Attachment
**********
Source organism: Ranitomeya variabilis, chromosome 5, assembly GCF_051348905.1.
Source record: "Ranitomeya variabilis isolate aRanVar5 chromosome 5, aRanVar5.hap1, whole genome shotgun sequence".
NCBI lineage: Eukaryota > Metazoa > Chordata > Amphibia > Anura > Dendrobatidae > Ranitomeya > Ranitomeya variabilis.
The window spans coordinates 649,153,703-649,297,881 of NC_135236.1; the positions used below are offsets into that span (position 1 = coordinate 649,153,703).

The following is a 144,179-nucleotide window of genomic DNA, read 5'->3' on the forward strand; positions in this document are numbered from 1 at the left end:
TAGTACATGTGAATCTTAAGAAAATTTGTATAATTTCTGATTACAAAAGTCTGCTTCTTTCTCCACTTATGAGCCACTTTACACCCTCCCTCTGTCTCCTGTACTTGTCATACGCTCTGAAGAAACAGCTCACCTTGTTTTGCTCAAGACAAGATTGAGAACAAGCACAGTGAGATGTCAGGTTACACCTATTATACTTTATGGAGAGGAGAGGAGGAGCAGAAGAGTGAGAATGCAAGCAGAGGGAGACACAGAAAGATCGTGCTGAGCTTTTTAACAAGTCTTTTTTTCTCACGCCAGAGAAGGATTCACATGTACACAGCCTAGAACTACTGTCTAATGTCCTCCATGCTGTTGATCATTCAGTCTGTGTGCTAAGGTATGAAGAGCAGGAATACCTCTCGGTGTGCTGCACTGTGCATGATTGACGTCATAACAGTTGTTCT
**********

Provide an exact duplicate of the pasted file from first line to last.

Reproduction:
Source organism: Ranitomeya variabilis, chromosome 5, assembly GCF_051348905.1.
Source record: "Ranitomeya variabilis isolate aRanVar5 chromosome 5, aRanVar5.hap1, whole genome shotgun sequence".
NCBI lineage: Eukaryota > Metazoa > Chordata > Amphibia > Anura > Dendrobatidae > Ranitomeya > Ranitomeya variabilis.
The window spans coordinates 649,153,703-649,297,881 of NC_135236.1; the positions used below are offsets into that span (position 1 = coordinate 649,153,703).

The following is a 144,179-nucleotide window of genomic DNA, read 5'->3' on the forward strand; positions in this document are numbered from 1 at the left end:
TAGTACATGTGAATCTTAAGAAAATTTGTATAATTTCTGATTACAAAAGTCTGCTTCTTTCTCCACTTATGAGCCACTTTACACCCTCCCTCTGTCTCCTGTACTTGTCATACGCTCTGAAGAAACAGCTCACCTTGTTTTGCTCAAGACAAGATTGAGAACAAGCACAGTGAGATGTCAGGTTACACCTATTATACTTTATGGAGAGGAGAGGAGGAGCAGAAGAGTGAGAATGCAAGCAGAGGGAGACACAGAAAGATCGTGCTGAGCTTTTTAACAAGTCTTTTTTTCTCACGCCAGAGAAGGATTCACATGTACACAGCCTAGAACTACTGTCTAATGTCCTCCATGCTGTTGATCATTCAGTCTGTGTGCTAAGGTATGAAGAGCAGGAATACCTCTCGGTGTGCTGCACTGTGCATGATTGACGTCATAACAGTTGTTCT